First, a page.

How to Support Someone in Recovery

How to support someone in recovery
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Addiction is a chronic disease like high blood pressure and hypertension. Treating substance use disorders (SUD) requires tackling deep-seated behaviors to overcome the addiction. This is known as being in recovery.

There are many scientifically based methods of recovery that people with SUD can rely on to guide their recovery. However, they cannot do it alone. They will need the support of their treatment team, counselors, loved ones and friends. While you might have different ways of supporting them on their life’s journey, being friends with someone recovering from addiction is the same as being friends with someone who does not have SUD.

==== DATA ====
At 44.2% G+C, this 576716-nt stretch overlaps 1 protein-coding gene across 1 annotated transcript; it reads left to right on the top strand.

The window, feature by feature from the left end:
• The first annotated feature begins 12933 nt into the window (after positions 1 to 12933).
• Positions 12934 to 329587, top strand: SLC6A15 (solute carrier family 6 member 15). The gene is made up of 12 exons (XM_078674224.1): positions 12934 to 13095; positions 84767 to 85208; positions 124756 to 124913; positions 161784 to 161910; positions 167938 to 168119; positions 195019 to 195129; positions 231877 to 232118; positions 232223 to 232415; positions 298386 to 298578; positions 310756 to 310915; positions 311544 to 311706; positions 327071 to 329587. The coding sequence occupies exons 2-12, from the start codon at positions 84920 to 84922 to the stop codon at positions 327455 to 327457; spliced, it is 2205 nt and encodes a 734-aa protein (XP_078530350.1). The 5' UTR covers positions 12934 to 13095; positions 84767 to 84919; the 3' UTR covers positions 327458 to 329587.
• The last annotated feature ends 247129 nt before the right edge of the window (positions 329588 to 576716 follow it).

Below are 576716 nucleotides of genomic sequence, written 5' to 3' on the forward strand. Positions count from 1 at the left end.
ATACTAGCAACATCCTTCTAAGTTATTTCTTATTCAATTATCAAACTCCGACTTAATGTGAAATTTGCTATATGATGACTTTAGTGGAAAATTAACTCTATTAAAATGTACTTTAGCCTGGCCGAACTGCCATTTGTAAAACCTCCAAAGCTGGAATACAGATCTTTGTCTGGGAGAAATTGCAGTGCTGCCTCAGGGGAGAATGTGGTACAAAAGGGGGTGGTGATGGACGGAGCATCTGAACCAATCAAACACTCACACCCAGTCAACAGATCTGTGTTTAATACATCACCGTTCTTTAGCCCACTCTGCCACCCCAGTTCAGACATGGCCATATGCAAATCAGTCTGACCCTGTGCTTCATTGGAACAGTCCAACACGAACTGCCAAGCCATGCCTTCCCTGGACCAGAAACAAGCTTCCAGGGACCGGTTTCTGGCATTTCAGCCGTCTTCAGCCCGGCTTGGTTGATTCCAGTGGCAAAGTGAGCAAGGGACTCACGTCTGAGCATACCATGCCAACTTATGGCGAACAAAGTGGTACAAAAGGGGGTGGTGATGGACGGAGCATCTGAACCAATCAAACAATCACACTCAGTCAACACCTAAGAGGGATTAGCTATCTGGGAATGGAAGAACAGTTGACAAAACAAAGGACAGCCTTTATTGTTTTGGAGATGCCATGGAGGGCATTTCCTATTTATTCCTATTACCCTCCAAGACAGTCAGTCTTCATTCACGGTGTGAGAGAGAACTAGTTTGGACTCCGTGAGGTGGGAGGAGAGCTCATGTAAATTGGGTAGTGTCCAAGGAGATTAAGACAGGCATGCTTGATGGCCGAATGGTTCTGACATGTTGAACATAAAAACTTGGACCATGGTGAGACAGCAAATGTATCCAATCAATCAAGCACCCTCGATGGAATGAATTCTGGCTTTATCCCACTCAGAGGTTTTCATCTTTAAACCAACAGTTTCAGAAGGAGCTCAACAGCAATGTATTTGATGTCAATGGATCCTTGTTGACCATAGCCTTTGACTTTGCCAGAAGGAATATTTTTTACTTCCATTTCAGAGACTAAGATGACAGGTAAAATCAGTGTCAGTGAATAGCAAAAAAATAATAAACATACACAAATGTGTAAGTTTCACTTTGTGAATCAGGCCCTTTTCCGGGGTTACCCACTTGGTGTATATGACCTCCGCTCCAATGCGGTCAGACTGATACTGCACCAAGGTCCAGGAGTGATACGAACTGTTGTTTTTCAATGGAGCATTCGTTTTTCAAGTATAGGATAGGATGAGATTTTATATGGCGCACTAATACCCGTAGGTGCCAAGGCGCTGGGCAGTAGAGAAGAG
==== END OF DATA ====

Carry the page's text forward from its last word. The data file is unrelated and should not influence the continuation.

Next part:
How to Support a Friend in Recovery

Recovery takes strength and determination. It is a lifelong battle for many people. When your friend or loved one is going through recovery, they will need support to help them with a successful recovery. There are numerous ways to support someone getting sober. Most of these methods mean simple changes to your life, but they can greatly impact your friend’s recovery.

Here are a few ways you can support someone’s sobriety:

Learn More About Addiction and Recovery

Understanding addiction and the process of recovery will better equip you to support your friend’s sobriety. Addiction is a disease. It is not a moral failing or the result of a lack of willpower. And recovery will be different for each person. Research more about options available for your friend’s specific substance use disorder and the impacts recovery will have on their life.